Primera ministra niega desvíos de fondos de la FIFA para financiar campaña electoral de 2010

PM: My hands are clean, my heart is free

PRIME Minister Kamla Persad-Bissessar yesterday denied allegations by former United National Congress (UNC) chairman and government minister Jack Warner that funds from FIFA (Fédération Internationale de Football Association) were used in 2010 for the political campaigns for the UNC’s internal elections and the general election.

Persad-Bissessar also said the UNC may consider an audit of its finances, given the fact that Warner has been indicted by the US government for wire fraud and money laundering.

She said any personal allegations Warner made about her will be placed in the hands of her attorneys.

“I keep saying my hands are clean and my heart is free. I am not concerned. Kamla received no funds from Mr Warner,” she told the media at her home.

“I deny any FIFA funding was used to the campaign of the UNC and of the People’s Partnership. Any allegations about me, I place those in the hands of my ­lawyers.

“Given all these indictments coming down with Mr Warner, we will consider whether we should do an audit of any funds for the UNC in respect to that,” she said.

“No one would have known whether or not it was FIFA funding. I have cheques in my possession where people made donations to the UNC, but they commingled and ran through some account by the name of JAMAD or something.

“The party will take up those issues. I know he released some cheques about JAMAD which were deposited to Mr Ross. Mr Ross runs an advertising agency as others and is free to contract and make arrangements with persons and companies to their own benefit and promotion. I am not concerned.”

At public meetings over the last week, following his arrest and appearance in court for fraud and money laundering charges while he was vice-president of FIFA, Warner sent a message to Persad-Bissessar that “the gloves were off” and that he had evidence he financed her campaign in the party’s internal elections and then the 2010 general election.

Persad-Bissessar said with regard to whether FIFA funds may have financed the UNC or the People’s Partnership, the party will issue a release to answer those allegations.

“With respect to the party, the party will answer in due course,” she said.

“It is his plan to distract from the major issues that he is facing. He is trying to involve us in a political dimension, but the greater dimension is the legal and justice dimension,” she added.

The Prime Minister said she spent the Corpus Christi holiday yesterday with her family, planting various trees and flowers in her garden.

Trinidad Expres


Trinidad government threatened with ‘avalanche’ of secrets

Former FIFA vice president and Trinidad member of parliament Jack Warner, in a paid political broadcast on Wednesday, threatened to reveal an “avalanche” of secrets compiled in a series of documents that he claimed prove links between FIFA and the Trinidad and Tobago government.

“It also deals with my knowledge of international transactions at FIFA, including – but not limited to – its president, Mr Sepp Blatter, and, lastly, other matters involving the nation’s current prime minister,” Warner said.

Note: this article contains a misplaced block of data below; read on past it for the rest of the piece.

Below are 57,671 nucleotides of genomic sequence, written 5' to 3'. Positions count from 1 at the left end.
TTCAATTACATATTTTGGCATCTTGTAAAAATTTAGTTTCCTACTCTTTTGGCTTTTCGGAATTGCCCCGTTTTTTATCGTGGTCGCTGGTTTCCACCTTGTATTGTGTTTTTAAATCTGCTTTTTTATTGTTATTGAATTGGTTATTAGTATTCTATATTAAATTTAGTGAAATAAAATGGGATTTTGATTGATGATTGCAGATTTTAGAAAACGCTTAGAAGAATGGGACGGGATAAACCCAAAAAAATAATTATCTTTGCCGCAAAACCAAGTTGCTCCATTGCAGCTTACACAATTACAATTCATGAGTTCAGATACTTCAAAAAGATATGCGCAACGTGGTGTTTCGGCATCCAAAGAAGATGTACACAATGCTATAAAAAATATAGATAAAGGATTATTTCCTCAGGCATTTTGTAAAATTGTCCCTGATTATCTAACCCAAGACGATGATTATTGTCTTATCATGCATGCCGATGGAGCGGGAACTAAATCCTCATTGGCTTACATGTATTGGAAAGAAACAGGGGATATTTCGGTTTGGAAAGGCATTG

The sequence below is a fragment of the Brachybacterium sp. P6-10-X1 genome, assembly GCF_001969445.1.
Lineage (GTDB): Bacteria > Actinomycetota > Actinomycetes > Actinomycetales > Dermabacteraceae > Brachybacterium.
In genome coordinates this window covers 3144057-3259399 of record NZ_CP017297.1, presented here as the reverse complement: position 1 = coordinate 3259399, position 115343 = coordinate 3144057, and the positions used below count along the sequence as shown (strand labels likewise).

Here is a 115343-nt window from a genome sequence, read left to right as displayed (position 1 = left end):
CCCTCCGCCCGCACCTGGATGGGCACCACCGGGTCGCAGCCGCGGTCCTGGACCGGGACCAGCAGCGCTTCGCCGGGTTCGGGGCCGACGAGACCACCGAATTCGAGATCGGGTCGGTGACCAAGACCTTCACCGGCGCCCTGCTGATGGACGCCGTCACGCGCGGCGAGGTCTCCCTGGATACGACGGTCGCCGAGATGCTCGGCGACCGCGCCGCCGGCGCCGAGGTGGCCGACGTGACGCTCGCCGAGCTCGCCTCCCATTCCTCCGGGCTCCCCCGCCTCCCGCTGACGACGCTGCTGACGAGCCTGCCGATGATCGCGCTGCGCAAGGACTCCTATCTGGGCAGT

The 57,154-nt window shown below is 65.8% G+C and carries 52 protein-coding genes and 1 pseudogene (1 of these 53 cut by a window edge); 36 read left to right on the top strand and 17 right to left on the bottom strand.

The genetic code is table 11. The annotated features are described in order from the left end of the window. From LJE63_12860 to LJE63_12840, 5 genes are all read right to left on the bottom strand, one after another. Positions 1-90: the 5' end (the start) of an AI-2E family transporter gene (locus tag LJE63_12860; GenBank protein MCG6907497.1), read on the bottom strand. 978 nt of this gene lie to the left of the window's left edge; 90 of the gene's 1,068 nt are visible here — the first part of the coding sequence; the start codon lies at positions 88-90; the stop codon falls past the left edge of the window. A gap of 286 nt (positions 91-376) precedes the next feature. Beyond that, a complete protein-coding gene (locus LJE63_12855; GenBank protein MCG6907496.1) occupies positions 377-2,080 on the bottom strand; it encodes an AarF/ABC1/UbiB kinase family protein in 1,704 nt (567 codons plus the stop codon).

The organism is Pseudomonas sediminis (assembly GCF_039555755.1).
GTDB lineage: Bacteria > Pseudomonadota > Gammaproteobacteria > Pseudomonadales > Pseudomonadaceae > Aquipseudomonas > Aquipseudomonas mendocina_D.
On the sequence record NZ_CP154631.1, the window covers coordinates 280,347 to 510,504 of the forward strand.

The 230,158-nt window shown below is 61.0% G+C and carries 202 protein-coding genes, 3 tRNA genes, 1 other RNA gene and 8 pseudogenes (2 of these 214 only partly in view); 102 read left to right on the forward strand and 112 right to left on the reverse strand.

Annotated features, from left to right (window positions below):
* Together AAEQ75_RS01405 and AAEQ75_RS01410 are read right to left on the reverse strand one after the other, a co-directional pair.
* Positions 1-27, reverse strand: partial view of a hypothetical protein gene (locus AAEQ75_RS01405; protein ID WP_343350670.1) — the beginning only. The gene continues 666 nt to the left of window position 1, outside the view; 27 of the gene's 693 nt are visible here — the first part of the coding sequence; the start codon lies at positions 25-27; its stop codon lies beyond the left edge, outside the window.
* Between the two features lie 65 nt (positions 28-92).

He has not yet produced any documentation to support his allegations.

Warner was arrested in Trinidad last Wednesday following his indictment in the US on racketeering, corruption and money laundering charges and held in jail overnight, but was released on bail the following day. He is now the subject of an Interpol ‘red notice’.

Following his release on bail last Thursday, Warner also claimed in a public meeting that night that he had documentation that could prove a link between FIFA officials and the 2010 election in Trinidad and Tobago.

Warner is said by US law enforcement sources to have rejected the possibility of a plea bargain in return for his testimony but has apparently decided instead to threaten the Trinidad government, a strategy that seems to make little sense since it is the US government that has indicted him.

Meanwhile, a transcript of the 2013 plea hearing of former US FIFA official Chuck Blazer, which was unsealed on Wednesday, revealed that Blazer – who provided information that helped lead to last week’s indictment and arrest of Warner and 13 other individuals – told a US federal judge in Brooklyn that he had agreed with others to facilitate bribes in selecting the hosts for World Cup and other football tournaments.

According to US law enforcement sources, Blazer secretly recorded more than 300 hours of meetings with FIFA officials and others that have provided US authorities with a treasure trove of incriminating evidence. Anything Warner may have to offer in this respect may therefore be redundant.

Following the high profile arrests, the FBI is now investigating the controversial awarding of the 2018 and 2022 World Cup tournaments to Russia and Qatar. Swiss authorities had previously announced they were investigating the 2018 and 2022 bids.

FIFA president Sepp Blatter, who announced his intention to resign from his position on Tuesday despite being re-elected just four days previously, is reportedly also under investigation by US authorities as part of the same probe that led to the arrest of seven FIFA officials in Zurich last Wednesday, and the indictment of a total of 14 individuals worldwide.

Caribbean News Now


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